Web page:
The Balkan Wars of 1912-13 did not lead directly to a Great War because the other parties to the Triple Entente – England and France – had no interest in seeing Russia capture the Straits without bringing Germany into the conflict. As the French historian Alfred Fabre-Luce concluded in his 1926 book, ‘The Limitations of Victory’:
“England’s representatives had been instructed, ever since 1909, at all costs to prevent the eastern crises from becoming general; and in 1914 she still maintained this point of view, as she refused to intervene until France and Belgium were drawn into the conflict. ‘Our idea,’ Grey said to Cambon on the 29th July, ‘has always been to avoid being drawn into a war for a Balkan question.’” (pp. 97-8)
England required German involvement in a European War to bring about her demise as a competitor. So a Balkan War was useless to England unless Germany could be involved in it. Germany could only become involved through the intervention of Austria, and the Hapsburg’s attitude in the Balkans after 1909 was largely concerned with the preservation of order among the diverse nationalities inhabiting the Empire, to ensure survival. A much greater provocation would be necessary to bring about Austria‘s entry into any conflict in the Balkans something that occurred in 1914. Fabre-Luce, considering the understanding England had with France to go in to a war with Germany and the preparations the military men had made for this war, put it like this:
“There was only one doubt in the midst of all this optimism: under certain circumstances, public opinion, which is the final arbiter of English policy, might refuse to sanction intervention… Now, if the many repercussions of the alliances are carefully considered, they lead to the paradoxical conclusion that nothing but a Balkan conflict, in which, however, neither France nor England would be directly interested, could have brought about a combined Triple Entente offensive… It was consequently necessary for Germany to be indirectly involved in the quarrel. This was also essential in order to be sure of Russia’s co-operation…
On the other hand, it would not have done for the claim to Constantinople to have appeared responsible for the conflict, for this would have been risking an Anglo-Russian conflict, even before Austria’s hostility had been raised or Germany intervened… Their (Russia’s) only chance of inducing England to recognize their right to Constantinople was to formulate it after the outbreak of a war waged in common for another cause, at a moment when anxiety for victory was the chief concern and made the most painful concessions easy between allies (This is, in fact, what happened in 1915).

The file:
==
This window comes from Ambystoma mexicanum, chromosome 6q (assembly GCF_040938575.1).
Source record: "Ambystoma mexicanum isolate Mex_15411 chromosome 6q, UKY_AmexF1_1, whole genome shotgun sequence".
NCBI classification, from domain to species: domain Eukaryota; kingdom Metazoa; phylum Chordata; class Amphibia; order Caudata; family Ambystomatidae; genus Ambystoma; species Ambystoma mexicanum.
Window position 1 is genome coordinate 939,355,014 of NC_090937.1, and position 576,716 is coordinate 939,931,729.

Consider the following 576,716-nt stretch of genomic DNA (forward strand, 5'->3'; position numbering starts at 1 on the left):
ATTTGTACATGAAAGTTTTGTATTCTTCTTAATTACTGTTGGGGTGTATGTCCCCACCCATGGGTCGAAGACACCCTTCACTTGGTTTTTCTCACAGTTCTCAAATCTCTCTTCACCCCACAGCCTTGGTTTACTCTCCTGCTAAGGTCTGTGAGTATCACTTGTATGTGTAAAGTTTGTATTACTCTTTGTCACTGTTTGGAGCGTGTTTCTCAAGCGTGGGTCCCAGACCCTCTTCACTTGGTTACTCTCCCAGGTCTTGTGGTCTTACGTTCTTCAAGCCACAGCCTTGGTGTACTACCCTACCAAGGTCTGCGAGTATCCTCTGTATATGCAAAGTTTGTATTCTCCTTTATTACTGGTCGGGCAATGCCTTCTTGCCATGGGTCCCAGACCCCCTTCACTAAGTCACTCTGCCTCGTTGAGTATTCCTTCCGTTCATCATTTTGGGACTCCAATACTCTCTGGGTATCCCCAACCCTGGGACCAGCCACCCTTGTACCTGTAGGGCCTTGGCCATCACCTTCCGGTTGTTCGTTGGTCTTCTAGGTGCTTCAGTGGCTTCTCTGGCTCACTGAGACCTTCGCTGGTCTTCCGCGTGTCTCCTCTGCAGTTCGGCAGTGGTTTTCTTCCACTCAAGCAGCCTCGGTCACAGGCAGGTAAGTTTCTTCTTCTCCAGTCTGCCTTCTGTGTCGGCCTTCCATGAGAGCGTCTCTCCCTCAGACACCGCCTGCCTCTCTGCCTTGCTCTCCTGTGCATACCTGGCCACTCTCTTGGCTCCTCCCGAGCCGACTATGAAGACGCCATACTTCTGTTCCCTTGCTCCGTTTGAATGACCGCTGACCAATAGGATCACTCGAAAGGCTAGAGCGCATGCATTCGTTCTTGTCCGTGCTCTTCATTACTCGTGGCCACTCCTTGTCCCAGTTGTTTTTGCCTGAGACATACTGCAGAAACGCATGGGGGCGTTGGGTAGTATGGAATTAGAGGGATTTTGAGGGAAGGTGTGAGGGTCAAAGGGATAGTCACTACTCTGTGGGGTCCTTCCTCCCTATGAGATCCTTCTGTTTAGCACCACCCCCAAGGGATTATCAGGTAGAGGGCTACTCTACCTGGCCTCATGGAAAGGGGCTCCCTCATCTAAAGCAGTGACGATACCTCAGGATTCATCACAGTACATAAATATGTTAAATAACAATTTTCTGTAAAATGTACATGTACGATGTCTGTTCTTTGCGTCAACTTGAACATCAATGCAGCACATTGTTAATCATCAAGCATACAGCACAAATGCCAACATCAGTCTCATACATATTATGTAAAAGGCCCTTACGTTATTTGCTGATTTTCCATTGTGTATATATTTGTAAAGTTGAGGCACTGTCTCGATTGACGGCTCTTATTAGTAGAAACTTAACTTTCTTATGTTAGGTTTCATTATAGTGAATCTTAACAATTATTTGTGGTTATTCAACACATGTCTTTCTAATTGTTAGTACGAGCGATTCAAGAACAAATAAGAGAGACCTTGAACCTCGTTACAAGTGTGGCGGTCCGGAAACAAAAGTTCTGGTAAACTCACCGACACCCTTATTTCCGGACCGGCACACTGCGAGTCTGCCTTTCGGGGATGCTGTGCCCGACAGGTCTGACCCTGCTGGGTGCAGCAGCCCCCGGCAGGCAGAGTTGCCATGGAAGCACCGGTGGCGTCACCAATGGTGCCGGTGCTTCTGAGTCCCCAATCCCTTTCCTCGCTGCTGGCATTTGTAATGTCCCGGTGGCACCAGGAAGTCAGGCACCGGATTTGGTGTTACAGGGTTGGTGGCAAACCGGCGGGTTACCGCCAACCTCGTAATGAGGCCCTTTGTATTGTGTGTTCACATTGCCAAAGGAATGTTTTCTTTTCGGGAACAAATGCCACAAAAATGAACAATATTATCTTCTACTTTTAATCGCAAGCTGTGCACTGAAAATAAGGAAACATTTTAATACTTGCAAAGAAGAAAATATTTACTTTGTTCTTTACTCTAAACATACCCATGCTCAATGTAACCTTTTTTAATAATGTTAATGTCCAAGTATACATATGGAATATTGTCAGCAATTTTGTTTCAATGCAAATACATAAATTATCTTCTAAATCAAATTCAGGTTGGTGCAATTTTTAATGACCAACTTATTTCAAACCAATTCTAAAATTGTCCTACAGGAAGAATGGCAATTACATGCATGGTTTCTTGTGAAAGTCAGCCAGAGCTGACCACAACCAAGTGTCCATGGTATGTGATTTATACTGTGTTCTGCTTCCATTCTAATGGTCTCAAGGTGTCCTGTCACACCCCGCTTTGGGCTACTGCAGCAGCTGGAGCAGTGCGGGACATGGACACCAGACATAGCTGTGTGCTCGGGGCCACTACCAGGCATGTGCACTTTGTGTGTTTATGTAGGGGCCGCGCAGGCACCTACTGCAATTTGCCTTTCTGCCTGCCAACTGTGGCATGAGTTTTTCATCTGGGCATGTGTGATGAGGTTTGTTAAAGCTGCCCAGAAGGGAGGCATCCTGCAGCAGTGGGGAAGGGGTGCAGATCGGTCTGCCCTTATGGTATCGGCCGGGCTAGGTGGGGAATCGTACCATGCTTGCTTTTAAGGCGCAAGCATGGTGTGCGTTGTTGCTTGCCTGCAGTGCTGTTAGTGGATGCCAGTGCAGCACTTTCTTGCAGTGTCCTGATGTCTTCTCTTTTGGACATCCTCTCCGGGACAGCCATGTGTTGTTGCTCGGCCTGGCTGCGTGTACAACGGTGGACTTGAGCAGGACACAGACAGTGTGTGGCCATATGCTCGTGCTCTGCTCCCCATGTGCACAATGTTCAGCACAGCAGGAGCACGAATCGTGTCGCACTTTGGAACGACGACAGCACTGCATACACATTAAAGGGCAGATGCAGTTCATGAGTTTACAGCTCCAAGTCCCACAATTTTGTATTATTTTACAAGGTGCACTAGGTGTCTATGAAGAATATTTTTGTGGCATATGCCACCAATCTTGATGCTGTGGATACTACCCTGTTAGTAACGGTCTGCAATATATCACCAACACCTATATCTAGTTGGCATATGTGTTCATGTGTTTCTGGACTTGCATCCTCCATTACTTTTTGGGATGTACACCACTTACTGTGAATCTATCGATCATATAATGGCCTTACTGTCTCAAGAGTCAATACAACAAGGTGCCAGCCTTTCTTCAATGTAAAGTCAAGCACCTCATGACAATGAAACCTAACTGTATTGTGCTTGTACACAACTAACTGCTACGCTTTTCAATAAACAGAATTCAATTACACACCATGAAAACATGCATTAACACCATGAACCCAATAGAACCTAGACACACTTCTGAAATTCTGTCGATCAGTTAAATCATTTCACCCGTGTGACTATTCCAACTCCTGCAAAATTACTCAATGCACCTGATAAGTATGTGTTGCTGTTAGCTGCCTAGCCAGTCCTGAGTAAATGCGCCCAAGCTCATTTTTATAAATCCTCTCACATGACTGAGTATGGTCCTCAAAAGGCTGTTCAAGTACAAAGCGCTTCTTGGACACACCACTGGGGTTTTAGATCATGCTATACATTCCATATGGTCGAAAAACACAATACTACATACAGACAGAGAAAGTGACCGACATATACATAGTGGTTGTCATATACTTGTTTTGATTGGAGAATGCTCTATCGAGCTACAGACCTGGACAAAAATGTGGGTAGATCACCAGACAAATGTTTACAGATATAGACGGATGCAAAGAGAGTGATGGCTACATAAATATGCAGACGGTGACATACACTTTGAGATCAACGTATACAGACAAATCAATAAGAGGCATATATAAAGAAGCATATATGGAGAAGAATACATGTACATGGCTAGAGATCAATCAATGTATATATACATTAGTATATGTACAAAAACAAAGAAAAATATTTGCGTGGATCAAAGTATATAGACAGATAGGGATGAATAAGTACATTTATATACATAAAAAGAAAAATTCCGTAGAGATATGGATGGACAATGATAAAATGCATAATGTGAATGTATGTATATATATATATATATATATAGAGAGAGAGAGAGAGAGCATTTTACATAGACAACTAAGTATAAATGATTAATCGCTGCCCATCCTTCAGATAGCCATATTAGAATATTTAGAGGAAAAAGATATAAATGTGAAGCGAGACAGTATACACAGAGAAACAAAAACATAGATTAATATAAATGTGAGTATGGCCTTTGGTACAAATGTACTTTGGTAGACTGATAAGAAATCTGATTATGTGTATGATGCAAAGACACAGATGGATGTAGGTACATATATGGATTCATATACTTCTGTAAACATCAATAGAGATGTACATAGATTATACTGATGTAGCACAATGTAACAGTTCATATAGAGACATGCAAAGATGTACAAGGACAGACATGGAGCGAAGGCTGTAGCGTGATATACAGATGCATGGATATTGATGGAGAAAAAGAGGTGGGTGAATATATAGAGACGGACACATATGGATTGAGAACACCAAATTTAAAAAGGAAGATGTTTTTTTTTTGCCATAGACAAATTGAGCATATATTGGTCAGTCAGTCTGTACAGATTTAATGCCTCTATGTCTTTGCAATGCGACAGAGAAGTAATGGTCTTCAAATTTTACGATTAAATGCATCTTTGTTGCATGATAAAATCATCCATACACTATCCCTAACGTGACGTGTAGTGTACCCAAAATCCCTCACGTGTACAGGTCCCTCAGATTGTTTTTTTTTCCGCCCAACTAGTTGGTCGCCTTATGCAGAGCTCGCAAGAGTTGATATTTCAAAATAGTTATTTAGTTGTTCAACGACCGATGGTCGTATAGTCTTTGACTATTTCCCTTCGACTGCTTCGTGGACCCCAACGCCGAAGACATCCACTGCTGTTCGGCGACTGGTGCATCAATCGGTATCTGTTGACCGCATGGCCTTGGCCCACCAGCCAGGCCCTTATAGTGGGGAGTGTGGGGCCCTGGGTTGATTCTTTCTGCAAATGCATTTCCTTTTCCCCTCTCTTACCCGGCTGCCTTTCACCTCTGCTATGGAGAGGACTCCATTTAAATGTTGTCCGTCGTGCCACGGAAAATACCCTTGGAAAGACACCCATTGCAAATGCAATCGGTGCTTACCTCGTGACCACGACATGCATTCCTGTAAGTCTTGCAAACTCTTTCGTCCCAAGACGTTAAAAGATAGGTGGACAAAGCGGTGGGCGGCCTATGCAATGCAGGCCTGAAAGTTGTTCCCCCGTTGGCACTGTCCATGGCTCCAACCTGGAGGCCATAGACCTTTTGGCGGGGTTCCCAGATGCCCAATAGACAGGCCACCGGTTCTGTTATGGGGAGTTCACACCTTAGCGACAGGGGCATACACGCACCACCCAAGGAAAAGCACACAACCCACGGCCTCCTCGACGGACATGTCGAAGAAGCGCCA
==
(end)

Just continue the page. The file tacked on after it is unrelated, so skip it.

Here, then, we have the whole Triple Entente interested in Balkan crises. This was something new, and it brought about an analogous change in the policy of the enemy group, whose alliance was correspondingly firmly cemented, its centre of gravity being similarly shifted to the east.” (‘The Limitations of Victory’, pp.158-9)
That is an important insight into why the Ottomans found it difficult not to become drawn into the European conflict in 1914. The Entente’s special interest in the Balkans as the site of ‘detonation’ for a war on Germany shifted the centre of gravity of the conflict eastward.
If Russia had taken Constantinople in 1913 as a result of a Turkish collapse, the Czar would have had little motivation for joining in a war with Germany. And since a war with Germany was necessary for the French recovery of Alsace/Lorraine and the general destruction of German power, desired by Britain, then Britain and France used diplomacy (in conjunction with Germany) to end the Balkan conflict, for another day, and prevent it leading to a Russian takeover of Constantinople.
Sir Edward Grey’s conducting of affairs in relation to the Balkans in 1913 is sometimes cited as an example of Britain’s peaceful intentions in Europe. But it was more the case that the 1913 situation in the Balkans did not provide a suitable ‘detonator’ for the European conflict desired to achieve the overall objectives of the Entente vis-à-vis Germany.
The Balkans remained important, however, as the one area over which a European war might be provoked and at the same time ensure that a Russian mobilisation against Germany could take place, so that the general conflagration necessary to ensure the German and Ottoman destruction could be brought about. It’s purpose in the general scheme of things was akin to a detonator.
(1) Athol Books (Belfast) 2004 Reprint
(2) See, for example, Professor Maurice Jastrow (1917) ‘The War and the Baghdad Railway’, p.99; Frederic Howe (1919) ‘The Only Possible Peace’, pp.146-53; Charles Woods in ‘New York Times’ January 9 1918 for example. Woods, in particular, had a large output on the subject and conducted speaking tours to the U.S. to gain American entry into the war.
(3) See, for example, Richard Coke (1925) ‘The Heart of the Middle East’, p.130.
(4) See, for instance, the classic of British geopolitics by Sir Halford Mackinder (1919) ‘Democratic Ideals and Reality’, pp. 173-4; Elie Kedourie’s ‘Young Turks, Freemasons and Jews’, Middle Eastern Studies, January 1971, pp. 95-102, for a review of the output of the British Foreign Office; E.H. Benson’s ‘Crescent and Iron Cross’ (1915), Chapter IV, for a propagandist version linking Jews and German power; Also ‘The Round Table’, March 1918 for the Chatham House version. My book ‘Britain’s Great War on Turkey – An Irish Perspective’ extensively deals with this aspect in the creation of Palestine (pp. 268-288)